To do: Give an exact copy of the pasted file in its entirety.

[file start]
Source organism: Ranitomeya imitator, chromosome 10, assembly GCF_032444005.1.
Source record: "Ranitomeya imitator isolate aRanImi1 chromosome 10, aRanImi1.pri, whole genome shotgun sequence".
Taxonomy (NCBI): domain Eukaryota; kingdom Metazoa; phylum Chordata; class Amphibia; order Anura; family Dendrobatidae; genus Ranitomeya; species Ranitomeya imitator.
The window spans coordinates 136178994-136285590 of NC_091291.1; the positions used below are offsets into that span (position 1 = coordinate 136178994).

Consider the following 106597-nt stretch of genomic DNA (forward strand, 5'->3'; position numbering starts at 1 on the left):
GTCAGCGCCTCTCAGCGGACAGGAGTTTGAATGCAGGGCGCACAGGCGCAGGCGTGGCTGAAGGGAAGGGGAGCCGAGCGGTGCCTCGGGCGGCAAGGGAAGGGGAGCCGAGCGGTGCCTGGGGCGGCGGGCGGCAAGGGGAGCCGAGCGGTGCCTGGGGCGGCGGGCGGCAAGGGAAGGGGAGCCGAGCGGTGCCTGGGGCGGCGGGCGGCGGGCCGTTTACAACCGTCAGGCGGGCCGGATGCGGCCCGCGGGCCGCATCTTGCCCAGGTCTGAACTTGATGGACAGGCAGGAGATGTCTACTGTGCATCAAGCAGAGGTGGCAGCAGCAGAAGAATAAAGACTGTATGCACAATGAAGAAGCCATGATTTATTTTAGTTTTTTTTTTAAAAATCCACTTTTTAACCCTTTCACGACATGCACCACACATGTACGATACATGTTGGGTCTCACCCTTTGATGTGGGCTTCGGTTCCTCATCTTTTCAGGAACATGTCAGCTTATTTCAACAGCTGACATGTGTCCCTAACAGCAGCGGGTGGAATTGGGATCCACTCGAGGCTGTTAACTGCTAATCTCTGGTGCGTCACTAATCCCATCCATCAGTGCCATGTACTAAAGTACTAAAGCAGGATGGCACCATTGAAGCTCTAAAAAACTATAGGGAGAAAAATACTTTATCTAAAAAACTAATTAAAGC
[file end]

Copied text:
Source organism: Ranitomeya imitator, chromosome 10, assembly GCF_032444005.1.
Source record: "Ranitomeya imitator isolate aRanImi1 chromosome 10, aRanImi1.pri, whole genome shotgun sequence".
Taxonomy (NCBI): domain Eukaryota; kingdom Metazoa; phylum Chordata; class Amphibia; order Anura; family Dendrobatidae; genus Ranitomeya; species Ranitomeya imitator.
The window spans coordinates 136178994-136285590 of NC_091291.1; the positions used below are offsets into that span (position 1 = coordinate 136178994).

Consider the following 106597-nt stretch of genomic DNA (forward strand, 5'->3'; position numbering starts at 1 on the left):
GTCAGCGCCTCTCAGCGGACAGGAGTTTGAATGCAGGGCGCACAGGCGCAGGCGTGGCTGAAGGGAAGGGGAGCCGAGCGGTGCCTCGGGCGGCAAGGGAAGGGGAGCCGAGCGGTGCCTGGGGCGGCGGGCGGCAAGGGGAGCCGAGCGGTGCCTGGGGCGGCGGGCGGCAAGGGAAGGGGAGCCGAGCGGTGCCTGGGGCGGCGGGCGGCGGGCCGTTTACAACCGTCAGGCGGGCCGGATGCGGCCCGCGGGCCGCATCTTGCCCAGGTCTGAACTTGATGGACAGGCAGGAGATGTCTACTGTGCATCAAGCAGAGGTGGCAGCAGCAGAAGAATAAAGACTGTATGCACAATGAAGAAGCCATGATTTATTTTAGTTTTTTTTTTAAAAATCCACTTTTTAACCCTTTCACGACATGCACCACACATGTACGATACATGTTGGGTCTCACCCTTTGATGTGGGCTTCGGTTCCTCATCTTTTCAGGAACATGTCAGCTTATTTCAACAGCTGACATGTGTCCCTAACAGCAGCGGGTGGAATTGGGATCCACTCGAGGCTGTTAACTGCTAATCTCTGGTGCGTCACTAATCCCATCCATCAGTGCCATGTACTAAAGTACTAAAGCAGGATGGCACCATTGAAGCTCTAAAAAACTATAGGGAGAAAAATACTTTATCTAAAAAACTAATTAAAGC